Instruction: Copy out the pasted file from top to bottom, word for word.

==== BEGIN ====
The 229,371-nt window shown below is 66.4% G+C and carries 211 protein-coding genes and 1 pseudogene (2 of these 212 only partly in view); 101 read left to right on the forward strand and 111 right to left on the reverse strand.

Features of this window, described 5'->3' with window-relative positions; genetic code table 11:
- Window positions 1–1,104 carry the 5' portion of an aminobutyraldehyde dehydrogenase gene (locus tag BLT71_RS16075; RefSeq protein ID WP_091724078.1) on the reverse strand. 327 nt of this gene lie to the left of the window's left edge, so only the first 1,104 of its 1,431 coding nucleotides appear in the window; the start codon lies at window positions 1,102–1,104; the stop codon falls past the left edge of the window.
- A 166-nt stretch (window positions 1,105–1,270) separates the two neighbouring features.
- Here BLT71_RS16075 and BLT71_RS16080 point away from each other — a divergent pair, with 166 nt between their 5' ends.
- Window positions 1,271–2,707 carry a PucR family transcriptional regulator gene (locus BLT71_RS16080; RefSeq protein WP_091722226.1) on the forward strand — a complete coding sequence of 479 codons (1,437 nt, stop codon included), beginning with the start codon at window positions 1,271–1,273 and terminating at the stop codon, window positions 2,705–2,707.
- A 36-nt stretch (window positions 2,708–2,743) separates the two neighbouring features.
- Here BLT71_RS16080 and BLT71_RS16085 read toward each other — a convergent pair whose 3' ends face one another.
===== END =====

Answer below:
The 229,371-nt window shown below is 66.4% G+C and carries 211 protein-coding genes and 1 pseudogene (2 of these 212 only partly in view); 101 read left to right on the forward strand and 111 right to left on the reverse strand.

Features of this window, described 5'->3' with window-relative positions; genetic code table 11:
- Window positions 1–1,104 carry the 5' portion of an aminobutyraldehyde dehydrogenase gene (locus tag BLT71_RS16075; RefSeq protein ID WP_091724078.1) on the reverse strand. 327 nt of this gene lie to the left of the window's left edge, so only the first 1,104 of its 1,431 coding nucleotides appear in the window; the start codon lies at window positions 1,102–1,104; the stop codon falls past the left edge of the window.
- A 166-nt stretch (window positions 1,105–1,270) separates the two neighbouring features.
- Here BLT71_RS16075 and BLT71_RS16080 point away from each other — a divergent pair, with 166 nt between their 5' ends.
- Window positions 1,271–2,707 carry a PucR family transcriptional regulator gene (locus BLT71_RS16080; RefSeq protein WP_091722226.1) on the forward strand — a complete coding sequence of 479 codons (1,437 nt, stop codon included), beginning with the start codon at window positions 1,271–1,273 and terminating at the stop codon, window positions 2,705–2,707.
- A 36-nt stretch (window positions 2,708–2,743) separates the two neighbouring features.
- Here BLT71_RS16080 and BLT71_RS16085 read toward each other — a convergent pair whose 3' ends face one another.